Inspector Jane Pilgrim sipped at her coffee. It was cold, but it was here as a prop, not a refreshment. Something to give her time to think.
Across the table of the interview room, Brian Diggle sat next to his lawyer, an odious man in a pinstripe suit named Jack Oliver.
“You didn’t hack the neural game factory?” Pilgrim asked. “You’re not the reason all those people’s implants hijacked their brains?”
“No,” Diggle repeated. “Do you have to keep asking?”
His expression was so innocent, his responses so unrehearsed. Both his story, and his emotional reactions were perfect. After this long, nobody could put on a show this good.
Yet she knew it had to be Diggle. The evidence excluded every other possibility. That sleaze ball Oliver might be able to make it inadmissible, but they all knew what the trail showed.
All except the man behind it.
Then it struck her. If Diggle could hijack other people’s brains, could he hijack his own too?
“Time’s almost up, detective,” Oliver said, grinning like a lizard in the sunshine. “Unless you have something else, you’re going to have to let my client go.”
Pilgrim took a deep breath. She had been trying to break through the shell of a guilty Diggle. Maybe instead she needed to work with an innocent man.
“Mister Diggle,” she said, leaning forwards. “Do you know what a neural overlay is?”
“That’s what you say I did to those people,” Diggle said. “Turning them into some sort of zombies.”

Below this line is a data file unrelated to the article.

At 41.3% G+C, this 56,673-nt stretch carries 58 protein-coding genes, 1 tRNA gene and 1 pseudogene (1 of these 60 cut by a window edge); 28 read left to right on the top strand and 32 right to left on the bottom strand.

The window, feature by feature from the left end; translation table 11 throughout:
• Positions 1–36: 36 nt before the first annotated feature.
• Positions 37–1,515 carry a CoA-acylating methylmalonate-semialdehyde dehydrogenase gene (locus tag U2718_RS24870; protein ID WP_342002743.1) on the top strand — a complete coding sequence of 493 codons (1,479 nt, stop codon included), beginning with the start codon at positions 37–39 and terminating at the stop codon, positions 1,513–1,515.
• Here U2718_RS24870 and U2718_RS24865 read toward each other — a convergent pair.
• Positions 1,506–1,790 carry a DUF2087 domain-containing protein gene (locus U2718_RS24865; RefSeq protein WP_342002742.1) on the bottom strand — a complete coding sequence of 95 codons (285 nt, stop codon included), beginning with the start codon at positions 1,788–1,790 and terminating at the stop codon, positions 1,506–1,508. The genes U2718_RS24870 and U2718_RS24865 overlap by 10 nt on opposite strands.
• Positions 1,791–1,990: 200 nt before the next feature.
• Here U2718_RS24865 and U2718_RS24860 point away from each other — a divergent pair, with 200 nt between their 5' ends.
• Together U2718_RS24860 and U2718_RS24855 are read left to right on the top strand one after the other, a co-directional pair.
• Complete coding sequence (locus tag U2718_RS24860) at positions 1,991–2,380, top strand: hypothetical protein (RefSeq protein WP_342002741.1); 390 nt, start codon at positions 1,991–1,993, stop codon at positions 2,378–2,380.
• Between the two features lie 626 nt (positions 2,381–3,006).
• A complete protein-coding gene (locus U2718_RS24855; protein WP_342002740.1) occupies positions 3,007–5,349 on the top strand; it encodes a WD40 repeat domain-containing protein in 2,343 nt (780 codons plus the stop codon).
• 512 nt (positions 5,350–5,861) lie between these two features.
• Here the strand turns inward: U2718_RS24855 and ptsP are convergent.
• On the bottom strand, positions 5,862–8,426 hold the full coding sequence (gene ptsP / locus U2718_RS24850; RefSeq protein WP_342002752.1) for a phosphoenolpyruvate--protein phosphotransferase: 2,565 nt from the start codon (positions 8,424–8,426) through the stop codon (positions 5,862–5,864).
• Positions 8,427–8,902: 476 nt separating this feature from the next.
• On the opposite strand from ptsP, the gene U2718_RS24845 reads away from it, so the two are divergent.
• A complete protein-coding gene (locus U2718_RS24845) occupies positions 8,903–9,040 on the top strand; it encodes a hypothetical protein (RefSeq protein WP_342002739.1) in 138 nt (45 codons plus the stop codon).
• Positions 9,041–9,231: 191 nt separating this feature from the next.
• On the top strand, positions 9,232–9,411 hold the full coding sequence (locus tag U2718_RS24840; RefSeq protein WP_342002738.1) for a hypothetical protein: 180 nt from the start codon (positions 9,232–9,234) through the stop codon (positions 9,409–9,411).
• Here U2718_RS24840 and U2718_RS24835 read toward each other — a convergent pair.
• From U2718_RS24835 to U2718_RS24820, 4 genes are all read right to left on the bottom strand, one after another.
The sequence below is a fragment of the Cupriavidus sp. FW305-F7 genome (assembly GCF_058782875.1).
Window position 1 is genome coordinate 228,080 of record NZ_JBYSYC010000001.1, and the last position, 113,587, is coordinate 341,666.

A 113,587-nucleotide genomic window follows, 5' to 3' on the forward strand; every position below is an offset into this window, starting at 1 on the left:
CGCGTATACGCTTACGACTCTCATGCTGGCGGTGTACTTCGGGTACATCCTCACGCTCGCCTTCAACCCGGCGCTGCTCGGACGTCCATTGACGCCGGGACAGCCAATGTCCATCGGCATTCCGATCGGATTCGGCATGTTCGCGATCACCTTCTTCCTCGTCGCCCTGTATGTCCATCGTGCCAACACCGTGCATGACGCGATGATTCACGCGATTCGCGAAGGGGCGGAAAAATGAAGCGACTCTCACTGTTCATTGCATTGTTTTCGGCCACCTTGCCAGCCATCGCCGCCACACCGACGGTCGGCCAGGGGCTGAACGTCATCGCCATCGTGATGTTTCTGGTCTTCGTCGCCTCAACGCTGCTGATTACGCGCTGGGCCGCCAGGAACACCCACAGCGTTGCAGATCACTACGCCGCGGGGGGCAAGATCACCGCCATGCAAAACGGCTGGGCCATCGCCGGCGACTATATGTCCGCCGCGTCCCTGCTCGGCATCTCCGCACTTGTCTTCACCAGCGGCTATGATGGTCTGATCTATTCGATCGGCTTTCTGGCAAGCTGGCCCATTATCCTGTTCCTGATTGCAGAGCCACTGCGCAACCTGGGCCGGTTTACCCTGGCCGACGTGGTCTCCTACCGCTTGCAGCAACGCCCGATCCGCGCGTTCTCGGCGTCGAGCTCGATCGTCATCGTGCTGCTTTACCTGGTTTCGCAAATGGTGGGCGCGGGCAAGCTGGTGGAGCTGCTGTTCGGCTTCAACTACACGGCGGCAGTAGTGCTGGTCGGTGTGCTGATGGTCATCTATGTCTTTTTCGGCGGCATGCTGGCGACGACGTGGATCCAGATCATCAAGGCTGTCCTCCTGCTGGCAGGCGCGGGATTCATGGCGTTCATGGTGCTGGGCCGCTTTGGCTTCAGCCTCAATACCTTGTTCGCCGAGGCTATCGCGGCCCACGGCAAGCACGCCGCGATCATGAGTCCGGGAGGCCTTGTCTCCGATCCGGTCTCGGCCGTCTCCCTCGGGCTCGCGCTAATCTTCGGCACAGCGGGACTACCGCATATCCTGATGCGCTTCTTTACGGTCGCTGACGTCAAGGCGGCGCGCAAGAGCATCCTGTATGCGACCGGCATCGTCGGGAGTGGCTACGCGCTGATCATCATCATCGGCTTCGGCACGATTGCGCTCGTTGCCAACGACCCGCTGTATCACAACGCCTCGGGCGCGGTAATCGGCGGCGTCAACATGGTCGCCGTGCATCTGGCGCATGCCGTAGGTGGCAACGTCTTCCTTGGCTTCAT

“That’s one option, yes,” Pilgrim said. “But there are other uses too. Overlays based on real memories help veterans in trauma counselling. There are stories of spies using them. Laying a fake personality over their real one to get through interrogation.
“Those spies set a pre-arranged fault in the programming. Afterwards, they read a code word or experience an event that triggers a real memory. The fake personality vanishes, taking its memories with it, leaving the true person behind.”
“You’re saying I’m using an overlay?” Diggle laughed angrily. “This is absurd. You’re making things up now.”
“I’m not saying that you’re using an overlay, Mister Diggle. I’m saying that you are one. And underneath it all, the real Brian Diggle, the man who destroyed all those lives, is hiding.”
Oliver shifted uncomfortably in his seat. There was a faint whir from the video camera in the corner.
“No,” Diggle said. “I remember my life. I remember my past. I’m a real person.”
“Do you remember what you had for breakfast yesterday?” Pilgrim asked. “What your favourite toy was as a child? Who your first crush was? These are the details that make us human, Mister Diggle, but there’s seldom time to include them in an overlay.”
Diggle’s eyes went wide. His lips parted as if he was about to speak, but instead he just sat, mouth agape, horror freezing his expression.
“Enough,” Oliver said. “This is absurd. My client is leaving.”
He got up and tried to haul Diggle to his feet. But Diggle shook him off and sat staring at Pilgrim.
“I don’t want to not be real,” he whispered. “I don’t want to be wiped away.”